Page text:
Sunday, April 13, 2014


   Palm Sunday of the Passion of the Lord   A 

One of our late priests used to tell the story
of being assigned to an Adirondack parish
where, during the fall, they would add
a Sunday evening “Hunters’ Mass” to the schedule. 
He discovered a box of offering envelops in a rectory closet
specially designed for the season:
they were marked with a picture of a deer
and the line, “We’re looking for a buck, too…”

St. Hubert is the patron saint of hunters.
A French nobleman of the very early Middle Ages,
Hubert decided to go hunting one day—
Good Friday, to be precise—
when most everyone else was crowded into church.
A beautiful stag came into view
and, as he pursued it, 
the animal turned toward Hubert,
who saw the most amazing sight between its antlers:
a vivid, radiant image of Christ hanging on his Cross.
Hubert then heard a voice say,
“Unless you turn to the Lord and lead a holy life,
you shall quickly go down into hell.”
Hubert realized he’d been pursuing 
all the wrong things—
following his own way, instead of God’s.
He received instruction, was ordained a priest,
later consecrated a bishop, and died a very holy man.
It’s said that Hubert attracted many to the faith
by his great skill with a bow and arrow…
…but you can be quite sure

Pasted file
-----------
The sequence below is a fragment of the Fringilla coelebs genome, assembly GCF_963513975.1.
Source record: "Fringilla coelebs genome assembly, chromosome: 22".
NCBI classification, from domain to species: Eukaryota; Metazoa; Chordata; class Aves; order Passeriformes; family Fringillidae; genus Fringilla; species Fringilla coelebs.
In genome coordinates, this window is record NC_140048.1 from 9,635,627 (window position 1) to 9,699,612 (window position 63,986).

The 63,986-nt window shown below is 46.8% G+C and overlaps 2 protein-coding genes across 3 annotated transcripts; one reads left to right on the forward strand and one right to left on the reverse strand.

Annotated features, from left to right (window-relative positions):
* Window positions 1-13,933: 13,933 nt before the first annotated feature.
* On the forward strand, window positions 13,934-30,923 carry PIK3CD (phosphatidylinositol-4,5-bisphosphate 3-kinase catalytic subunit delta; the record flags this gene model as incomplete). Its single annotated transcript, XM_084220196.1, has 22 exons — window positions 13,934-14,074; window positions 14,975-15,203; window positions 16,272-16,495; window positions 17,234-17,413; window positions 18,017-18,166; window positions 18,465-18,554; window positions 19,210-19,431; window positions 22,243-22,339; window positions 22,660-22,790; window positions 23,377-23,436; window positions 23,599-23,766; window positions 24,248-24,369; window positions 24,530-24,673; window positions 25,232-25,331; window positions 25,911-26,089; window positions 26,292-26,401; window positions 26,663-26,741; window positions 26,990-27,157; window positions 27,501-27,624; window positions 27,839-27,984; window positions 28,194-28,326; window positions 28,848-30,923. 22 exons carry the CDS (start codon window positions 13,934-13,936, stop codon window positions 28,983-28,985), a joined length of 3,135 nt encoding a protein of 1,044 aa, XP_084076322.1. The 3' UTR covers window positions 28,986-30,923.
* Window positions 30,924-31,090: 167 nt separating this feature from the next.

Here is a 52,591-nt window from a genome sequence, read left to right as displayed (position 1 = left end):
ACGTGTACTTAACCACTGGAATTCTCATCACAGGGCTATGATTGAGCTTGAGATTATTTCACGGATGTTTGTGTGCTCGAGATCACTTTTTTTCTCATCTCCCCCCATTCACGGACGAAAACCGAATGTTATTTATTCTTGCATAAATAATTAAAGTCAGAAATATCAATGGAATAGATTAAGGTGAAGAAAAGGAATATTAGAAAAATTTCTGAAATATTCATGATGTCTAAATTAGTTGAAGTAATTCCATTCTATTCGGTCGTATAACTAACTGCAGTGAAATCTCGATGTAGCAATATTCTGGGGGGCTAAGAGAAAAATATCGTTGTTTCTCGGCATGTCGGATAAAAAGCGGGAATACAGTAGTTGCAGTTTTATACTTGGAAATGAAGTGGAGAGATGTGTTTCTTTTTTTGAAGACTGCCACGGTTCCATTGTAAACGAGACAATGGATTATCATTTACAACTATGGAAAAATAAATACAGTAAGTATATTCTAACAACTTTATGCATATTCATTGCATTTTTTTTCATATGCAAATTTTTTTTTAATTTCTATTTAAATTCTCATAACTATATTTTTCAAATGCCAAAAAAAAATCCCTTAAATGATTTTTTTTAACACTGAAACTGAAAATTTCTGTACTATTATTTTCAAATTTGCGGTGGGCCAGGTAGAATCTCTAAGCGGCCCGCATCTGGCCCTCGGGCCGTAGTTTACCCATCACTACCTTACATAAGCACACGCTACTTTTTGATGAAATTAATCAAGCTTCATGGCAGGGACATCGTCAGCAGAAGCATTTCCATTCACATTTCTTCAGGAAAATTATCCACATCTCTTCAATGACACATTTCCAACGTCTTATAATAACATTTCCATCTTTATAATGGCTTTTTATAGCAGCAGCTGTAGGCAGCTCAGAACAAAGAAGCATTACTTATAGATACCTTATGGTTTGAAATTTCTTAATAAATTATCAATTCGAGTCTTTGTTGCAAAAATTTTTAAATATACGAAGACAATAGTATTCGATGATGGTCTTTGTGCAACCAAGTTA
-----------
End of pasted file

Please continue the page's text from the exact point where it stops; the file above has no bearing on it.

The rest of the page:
he never went out hunting on Good Friday again.

What will you be doing this Friday—Good Friday?

That day on which our Savor was crucified,
life in Jerusalem went on much like it did any other day:
people did not stop going about their usual business
just because another convicted criminal was being dispatched.
But for those who knew Jesus—
who had heard him speak so powerfully of God’s love
and seen him heal countless wounded bodies and broken hearts—
it was a day unlike any other, before or since.
Yes, this sin-weary world kept turning,
but it was given an entirely new axis
as the holy and life-giving Cross
was planted in the rocky soil of Golgotha.

The days are now gone—which some of you, no doubt, remember—
when businesses closed at noon on Good Friday,
and many families shut off their radios and televisions
to sit silently for three very solemn hours.
Our times, rather, look a lot like those of Jesus:
everything appears pretty much normal.

So I challenge you to make this Friday different.

Your work schedule may not allow you
to take part in any services here at church—
but that doesn’t mean it has to be another ordinary day.
Like St. Hubert,
heed the Lord’s call to change your course.
Rise early or stay up later
to spend some extra time in quiet prayer.
Embrace the Church’s tradition of fasting.
Make a visit to church,
even if you can’t make it to the liturgy.
Lay aside some of your usual pursuits,
recalling to what extraordinary lengths
the Lord was willing to go in order to pursue you:
emptying himself utterly;
the Almighty and Eternal God
becoming obedient and humble
even to the point of death.

What will you be doing on Good Friday?

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